On Friday, June 12, the Tenth International Convention on Climate Change attendees were treated to a discussion concerning the role policymakers can play in halting the climate alarmist agenda by Marc Morano, publisher of ClimateDepot.com; Bette Grande, a and former North Dakota legislator and current research fellow for The Heartland Institute; and Myron Ebell, director of energy policy at the Competitive Enterprise Institute.
Presidential Election ‘Tipping Point’
Morano opened, saying climate activists remain undeterred by satellite data showing more than 18 years without warming.
“It doesn’t matter what the science is, [the United Nations] wants to do the policy,” said Morano. “The policy, of course, is centralized energy planning.”
Morano also stressed the significance of the upcoming U.S. presidential election for climate policy.
“I do think the 2016 election is going to be the political tipping point,” Morano said. “This is that important. If a Democrat is elected with a global warming agenda, we face four very long years on the global warming policy side.”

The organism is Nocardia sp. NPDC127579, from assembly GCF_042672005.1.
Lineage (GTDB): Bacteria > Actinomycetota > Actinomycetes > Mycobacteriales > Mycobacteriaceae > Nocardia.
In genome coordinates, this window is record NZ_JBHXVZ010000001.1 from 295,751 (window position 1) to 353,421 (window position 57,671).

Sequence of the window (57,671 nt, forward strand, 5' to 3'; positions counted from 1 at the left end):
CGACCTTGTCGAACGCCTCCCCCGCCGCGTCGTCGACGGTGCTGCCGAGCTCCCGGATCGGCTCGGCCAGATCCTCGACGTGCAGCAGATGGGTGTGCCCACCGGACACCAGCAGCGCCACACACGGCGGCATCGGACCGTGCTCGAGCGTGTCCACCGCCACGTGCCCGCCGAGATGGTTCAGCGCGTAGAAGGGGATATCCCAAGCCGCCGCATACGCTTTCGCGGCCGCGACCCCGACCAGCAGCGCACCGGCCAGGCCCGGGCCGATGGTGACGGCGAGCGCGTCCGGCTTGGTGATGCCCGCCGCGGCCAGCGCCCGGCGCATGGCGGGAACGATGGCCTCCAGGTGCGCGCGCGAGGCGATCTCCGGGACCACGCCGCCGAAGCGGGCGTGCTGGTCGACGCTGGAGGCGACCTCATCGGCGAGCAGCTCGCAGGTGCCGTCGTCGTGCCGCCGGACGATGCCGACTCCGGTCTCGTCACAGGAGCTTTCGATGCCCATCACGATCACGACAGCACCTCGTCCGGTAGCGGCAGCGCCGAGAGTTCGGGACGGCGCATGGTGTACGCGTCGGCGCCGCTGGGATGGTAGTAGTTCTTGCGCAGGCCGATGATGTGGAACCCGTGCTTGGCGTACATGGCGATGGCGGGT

Having worked for Senator James Inhofe (R-OK), Morano drew on his experience and warned Republicans could not be counted on to stand up for climate realism. “Republican staffers of conservative senators were terrified of being seen as ‘against the environment,'” Morano said. “And that’s an alive-and-well sentiment with Republicans.”
Battling Federal Overreach
Grande decried federal regulatory overreach, saying, “We know [the federal government is] going to do everything [it] can to shut down the coal industry. [It is] going to do everything [it] can to shut down the oil and gas industries, and with that, shut down agriculture.”
Like Morano, Ebell said, “[M]odels and the temperature data conflict.
“To maintain this alternate reality, we have to prefer the models to the facts,” Ebell said. “And if people start to get suspicious, [alarmists] then have to change the facts, change the data, adjust the data.”
Ebell stresses Congress’ importance in fighting burdensome and unnecessary regulations, such as the Environmental Protection Agency’s new power plant rules. Ebell urged the audience to reach out to their representatives in Washington, DC.
“You need to sit down with your elected representatives in Congress and the Senate and explain to them this is not about just one vote or getting one thing right,” said Ebell. “We need to pursue opposing these policies in every possible way for as long as it takes until we’ve stopped the forces of darkness.”
Ann N. Purvis ([email protected]) writes from Dallas, Texas.